5 September 2005 Technologies designed to combat identity theft, such as ‘chip-and-pin’ identification, are making it easier for fraudsters, according to recent research.
Speaking at the British Assocation’s Festival of Science in Dublin, Dr Emily Finch, a leading researcher into fraud techniques, told delegates that an over-reliance on technology was making it easy for criminals to perpetrate crime.
“Excessive reliance on technology to combat fraudulent behaviour leads to a breakdown in the vigilance that is customarily exercised,” said Finch.
Finch cited examples of how credit card thieves have learned to exploit the ‘chip and pin’ system used to authenticate credit card transactions. People often neglect to hide their personal identification number (PIN) when entering it, enabling fraudsters to spy on the card’s owner and stealing the card once the PIN is known.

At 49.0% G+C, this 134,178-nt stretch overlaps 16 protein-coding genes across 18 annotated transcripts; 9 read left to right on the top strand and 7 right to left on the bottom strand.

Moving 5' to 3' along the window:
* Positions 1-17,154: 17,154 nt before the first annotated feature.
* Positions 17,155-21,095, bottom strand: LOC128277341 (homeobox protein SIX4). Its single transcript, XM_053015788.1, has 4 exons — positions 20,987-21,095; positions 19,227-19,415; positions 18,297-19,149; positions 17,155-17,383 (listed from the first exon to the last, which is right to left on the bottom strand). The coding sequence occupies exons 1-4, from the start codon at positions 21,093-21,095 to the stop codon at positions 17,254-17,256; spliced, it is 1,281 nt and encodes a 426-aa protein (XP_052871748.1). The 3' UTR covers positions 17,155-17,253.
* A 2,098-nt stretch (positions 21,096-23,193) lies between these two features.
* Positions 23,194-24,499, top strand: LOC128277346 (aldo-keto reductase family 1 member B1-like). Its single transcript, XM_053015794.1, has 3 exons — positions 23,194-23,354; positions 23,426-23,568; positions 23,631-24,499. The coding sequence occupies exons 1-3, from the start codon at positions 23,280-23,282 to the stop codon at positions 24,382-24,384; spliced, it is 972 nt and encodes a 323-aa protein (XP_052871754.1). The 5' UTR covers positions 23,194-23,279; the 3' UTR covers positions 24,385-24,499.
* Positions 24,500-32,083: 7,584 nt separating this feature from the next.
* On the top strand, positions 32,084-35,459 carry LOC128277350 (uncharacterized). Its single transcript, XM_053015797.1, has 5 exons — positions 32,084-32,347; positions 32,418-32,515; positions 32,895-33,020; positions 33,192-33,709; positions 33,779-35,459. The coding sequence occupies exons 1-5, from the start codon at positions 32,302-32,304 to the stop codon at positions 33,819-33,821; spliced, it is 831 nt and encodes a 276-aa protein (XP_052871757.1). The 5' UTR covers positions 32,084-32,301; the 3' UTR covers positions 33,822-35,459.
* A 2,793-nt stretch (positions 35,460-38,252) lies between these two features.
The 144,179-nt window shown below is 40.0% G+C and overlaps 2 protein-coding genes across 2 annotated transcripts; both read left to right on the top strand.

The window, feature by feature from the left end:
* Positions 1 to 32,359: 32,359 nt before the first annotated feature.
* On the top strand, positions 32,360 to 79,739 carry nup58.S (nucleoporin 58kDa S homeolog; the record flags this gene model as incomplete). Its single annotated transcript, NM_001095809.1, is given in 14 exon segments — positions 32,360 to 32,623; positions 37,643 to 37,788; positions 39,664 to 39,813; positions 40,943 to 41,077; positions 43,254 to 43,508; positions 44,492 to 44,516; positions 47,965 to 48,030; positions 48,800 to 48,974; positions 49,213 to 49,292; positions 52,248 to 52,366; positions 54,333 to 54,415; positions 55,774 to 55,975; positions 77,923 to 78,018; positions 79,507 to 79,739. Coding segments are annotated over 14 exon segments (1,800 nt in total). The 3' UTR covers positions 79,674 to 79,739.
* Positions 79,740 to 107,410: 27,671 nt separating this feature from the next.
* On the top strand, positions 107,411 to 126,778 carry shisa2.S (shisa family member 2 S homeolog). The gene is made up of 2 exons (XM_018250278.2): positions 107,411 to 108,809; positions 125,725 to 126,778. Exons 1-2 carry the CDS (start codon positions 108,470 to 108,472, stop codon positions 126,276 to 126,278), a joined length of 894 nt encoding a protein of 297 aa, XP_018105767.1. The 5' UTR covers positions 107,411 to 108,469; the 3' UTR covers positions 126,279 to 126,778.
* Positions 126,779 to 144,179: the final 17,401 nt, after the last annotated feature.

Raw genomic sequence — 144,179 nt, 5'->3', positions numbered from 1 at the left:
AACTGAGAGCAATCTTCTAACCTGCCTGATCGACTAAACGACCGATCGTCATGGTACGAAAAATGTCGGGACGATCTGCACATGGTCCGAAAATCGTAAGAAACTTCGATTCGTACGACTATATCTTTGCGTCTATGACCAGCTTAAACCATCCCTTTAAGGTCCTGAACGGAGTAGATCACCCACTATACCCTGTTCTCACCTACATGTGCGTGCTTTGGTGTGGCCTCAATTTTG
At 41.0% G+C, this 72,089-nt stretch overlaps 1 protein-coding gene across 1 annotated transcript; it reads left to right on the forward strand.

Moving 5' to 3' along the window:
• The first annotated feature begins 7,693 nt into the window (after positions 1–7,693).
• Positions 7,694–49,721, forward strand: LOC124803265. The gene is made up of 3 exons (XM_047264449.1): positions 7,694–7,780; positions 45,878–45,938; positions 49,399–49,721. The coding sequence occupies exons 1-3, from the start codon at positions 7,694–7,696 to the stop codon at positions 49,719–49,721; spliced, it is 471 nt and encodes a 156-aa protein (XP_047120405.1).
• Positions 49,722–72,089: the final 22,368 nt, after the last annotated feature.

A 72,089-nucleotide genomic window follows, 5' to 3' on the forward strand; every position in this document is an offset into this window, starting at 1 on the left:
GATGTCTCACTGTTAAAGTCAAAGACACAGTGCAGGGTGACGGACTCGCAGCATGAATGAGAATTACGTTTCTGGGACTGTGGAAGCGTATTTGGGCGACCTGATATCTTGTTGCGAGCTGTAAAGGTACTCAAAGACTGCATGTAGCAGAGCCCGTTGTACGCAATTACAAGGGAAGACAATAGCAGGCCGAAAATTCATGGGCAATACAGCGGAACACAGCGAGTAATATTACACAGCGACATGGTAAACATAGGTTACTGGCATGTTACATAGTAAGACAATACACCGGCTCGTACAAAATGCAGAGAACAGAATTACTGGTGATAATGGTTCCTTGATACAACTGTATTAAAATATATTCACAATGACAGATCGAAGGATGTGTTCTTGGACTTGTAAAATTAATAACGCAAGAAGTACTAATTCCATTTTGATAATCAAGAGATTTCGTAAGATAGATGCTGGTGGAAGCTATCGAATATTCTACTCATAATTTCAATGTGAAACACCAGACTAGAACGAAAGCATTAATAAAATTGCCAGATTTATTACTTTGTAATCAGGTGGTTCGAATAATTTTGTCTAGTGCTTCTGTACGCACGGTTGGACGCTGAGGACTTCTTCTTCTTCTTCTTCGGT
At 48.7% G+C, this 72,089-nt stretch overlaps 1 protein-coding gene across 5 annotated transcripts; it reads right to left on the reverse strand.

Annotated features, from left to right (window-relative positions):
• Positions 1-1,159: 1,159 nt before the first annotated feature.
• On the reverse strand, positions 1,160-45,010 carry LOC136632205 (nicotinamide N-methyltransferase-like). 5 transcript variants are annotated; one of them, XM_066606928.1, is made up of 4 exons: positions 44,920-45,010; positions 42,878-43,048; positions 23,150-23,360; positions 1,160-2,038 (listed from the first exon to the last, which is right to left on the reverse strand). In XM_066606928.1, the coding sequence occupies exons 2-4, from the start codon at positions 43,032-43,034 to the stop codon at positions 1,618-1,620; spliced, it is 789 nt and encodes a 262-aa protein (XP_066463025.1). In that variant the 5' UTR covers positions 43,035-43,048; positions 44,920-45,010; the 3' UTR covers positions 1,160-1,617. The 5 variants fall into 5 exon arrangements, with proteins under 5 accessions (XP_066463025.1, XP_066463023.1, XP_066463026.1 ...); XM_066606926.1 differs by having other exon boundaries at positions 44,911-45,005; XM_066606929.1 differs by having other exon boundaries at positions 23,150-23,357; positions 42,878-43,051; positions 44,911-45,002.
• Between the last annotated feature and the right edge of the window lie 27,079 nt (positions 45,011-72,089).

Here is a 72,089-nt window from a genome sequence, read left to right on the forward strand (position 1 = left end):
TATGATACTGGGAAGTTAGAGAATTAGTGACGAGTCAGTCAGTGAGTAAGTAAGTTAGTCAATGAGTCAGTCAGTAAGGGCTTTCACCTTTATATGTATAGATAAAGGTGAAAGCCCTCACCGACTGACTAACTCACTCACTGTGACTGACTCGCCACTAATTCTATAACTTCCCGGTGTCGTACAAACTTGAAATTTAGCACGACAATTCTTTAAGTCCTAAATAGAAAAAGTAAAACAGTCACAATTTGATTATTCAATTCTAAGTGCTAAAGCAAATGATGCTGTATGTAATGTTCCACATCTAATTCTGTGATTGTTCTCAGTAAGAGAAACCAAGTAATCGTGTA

Finch has conducted a number of field experiments to examine how easy it is to perpetrate credit card fraud. Her findings led her to conclude that technology may worsen security, rather than improve it.
This raises serious questions about the British Government’s plans to introduce ID cards, she added.
“The more people rely on a particular piece of identification to verify identity, the less vigilance people will exercise themselves – that’s the problem. If there are ID cards we will trust them to be unassailable.”